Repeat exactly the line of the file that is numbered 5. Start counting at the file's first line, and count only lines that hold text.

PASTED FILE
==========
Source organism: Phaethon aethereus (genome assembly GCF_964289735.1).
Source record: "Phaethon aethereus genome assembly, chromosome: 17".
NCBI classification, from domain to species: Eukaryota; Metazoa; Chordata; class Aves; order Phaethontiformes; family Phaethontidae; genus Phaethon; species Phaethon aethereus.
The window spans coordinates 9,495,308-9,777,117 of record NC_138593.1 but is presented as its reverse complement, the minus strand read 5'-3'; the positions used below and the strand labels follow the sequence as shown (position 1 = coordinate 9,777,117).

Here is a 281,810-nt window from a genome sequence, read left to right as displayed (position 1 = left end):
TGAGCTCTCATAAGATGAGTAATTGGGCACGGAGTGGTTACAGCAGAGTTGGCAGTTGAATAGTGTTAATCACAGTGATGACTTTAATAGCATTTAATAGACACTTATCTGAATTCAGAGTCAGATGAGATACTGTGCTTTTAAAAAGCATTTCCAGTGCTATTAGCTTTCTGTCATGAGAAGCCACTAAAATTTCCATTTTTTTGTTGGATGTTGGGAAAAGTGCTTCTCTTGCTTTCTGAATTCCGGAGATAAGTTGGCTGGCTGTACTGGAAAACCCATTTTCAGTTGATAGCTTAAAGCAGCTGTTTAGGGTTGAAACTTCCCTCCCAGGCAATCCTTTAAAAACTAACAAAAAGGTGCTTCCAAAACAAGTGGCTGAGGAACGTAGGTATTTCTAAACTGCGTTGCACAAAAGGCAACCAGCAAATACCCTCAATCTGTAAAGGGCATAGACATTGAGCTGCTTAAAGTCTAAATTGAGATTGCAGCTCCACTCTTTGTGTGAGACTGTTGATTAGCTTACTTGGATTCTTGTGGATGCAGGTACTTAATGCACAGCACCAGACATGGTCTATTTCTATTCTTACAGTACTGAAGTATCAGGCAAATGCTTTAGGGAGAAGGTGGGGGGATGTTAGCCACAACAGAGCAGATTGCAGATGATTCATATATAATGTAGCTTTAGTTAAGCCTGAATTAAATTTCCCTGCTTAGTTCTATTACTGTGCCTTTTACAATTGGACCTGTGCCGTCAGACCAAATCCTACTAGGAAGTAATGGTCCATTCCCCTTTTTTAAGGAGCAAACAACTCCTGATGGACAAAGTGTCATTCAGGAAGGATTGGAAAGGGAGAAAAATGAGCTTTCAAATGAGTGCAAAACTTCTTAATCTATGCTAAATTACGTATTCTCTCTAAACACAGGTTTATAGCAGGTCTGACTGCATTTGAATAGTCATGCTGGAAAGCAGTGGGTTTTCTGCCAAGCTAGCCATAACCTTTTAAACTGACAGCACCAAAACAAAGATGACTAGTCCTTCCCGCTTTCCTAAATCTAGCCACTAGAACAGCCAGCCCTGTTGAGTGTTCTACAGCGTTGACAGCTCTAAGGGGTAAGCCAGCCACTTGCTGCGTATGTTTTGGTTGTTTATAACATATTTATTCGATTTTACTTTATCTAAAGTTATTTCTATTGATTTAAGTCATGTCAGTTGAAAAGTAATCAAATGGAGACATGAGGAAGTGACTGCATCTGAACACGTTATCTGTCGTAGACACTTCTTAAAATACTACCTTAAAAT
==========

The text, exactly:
Here is a 281,810-nt window from a genome sequence, read left to right as displayed (position 1 = left end):